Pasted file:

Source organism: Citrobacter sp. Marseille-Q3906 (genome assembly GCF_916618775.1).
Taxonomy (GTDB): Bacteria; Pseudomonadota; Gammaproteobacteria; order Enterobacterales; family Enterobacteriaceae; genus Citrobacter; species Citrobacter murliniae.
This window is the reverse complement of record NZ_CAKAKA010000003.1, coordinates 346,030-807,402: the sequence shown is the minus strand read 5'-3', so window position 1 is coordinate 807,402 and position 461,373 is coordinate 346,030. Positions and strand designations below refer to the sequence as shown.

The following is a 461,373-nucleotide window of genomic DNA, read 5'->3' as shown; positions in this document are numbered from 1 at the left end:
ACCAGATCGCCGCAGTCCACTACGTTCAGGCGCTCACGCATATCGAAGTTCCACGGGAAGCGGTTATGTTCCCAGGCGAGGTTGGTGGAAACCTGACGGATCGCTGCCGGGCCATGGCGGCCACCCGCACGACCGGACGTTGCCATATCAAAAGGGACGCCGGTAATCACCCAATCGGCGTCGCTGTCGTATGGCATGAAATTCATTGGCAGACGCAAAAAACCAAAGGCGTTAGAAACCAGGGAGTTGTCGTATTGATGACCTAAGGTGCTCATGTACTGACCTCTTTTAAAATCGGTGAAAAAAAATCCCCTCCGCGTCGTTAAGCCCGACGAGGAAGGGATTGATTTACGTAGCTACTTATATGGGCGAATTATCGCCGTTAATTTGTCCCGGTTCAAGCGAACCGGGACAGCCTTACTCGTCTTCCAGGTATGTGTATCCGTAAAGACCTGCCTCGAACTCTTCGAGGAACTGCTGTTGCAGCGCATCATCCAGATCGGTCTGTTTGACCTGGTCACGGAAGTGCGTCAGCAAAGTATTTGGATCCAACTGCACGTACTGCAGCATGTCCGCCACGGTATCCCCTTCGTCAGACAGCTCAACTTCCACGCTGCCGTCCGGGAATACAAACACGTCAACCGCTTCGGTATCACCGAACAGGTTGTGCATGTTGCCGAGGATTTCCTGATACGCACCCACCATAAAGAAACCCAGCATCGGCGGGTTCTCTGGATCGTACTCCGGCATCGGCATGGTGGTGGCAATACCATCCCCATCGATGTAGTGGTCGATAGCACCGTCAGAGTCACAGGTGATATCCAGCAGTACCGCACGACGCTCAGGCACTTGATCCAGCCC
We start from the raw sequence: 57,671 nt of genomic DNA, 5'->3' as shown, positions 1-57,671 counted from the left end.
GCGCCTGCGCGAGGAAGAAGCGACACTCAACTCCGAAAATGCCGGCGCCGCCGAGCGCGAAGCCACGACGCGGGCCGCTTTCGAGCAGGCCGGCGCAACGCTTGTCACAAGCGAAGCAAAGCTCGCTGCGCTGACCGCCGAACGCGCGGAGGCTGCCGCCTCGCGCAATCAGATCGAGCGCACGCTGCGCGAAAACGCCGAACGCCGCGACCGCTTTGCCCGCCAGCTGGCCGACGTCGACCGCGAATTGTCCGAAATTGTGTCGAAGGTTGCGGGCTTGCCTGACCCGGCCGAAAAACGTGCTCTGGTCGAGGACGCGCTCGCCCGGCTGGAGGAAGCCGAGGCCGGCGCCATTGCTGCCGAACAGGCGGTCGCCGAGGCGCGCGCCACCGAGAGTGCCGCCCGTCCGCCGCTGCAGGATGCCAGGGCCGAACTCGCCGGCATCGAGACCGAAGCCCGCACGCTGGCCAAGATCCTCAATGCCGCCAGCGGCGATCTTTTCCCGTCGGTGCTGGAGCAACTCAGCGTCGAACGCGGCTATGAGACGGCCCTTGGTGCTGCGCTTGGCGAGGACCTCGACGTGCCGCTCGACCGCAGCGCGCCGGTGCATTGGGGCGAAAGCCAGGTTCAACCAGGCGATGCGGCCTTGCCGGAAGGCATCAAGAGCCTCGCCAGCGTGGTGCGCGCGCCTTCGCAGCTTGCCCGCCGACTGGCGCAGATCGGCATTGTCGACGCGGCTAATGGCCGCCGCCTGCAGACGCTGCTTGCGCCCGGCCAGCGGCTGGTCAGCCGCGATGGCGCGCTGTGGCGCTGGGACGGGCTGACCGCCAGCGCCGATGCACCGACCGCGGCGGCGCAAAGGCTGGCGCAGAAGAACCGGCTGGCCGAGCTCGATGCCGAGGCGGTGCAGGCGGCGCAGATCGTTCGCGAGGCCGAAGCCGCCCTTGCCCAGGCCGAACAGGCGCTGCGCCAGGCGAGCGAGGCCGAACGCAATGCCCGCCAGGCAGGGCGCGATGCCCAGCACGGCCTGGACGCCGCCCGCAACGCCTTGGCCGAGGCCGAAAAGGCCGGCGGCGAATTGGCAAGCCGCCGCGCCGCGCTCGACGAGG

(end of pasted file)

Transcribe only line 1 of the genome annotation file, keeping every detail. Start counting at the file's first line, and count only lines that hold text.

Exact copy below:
Source organism: Citrobacter sp. Marseille-Q3906 (genome assembly GCF_916618775.1).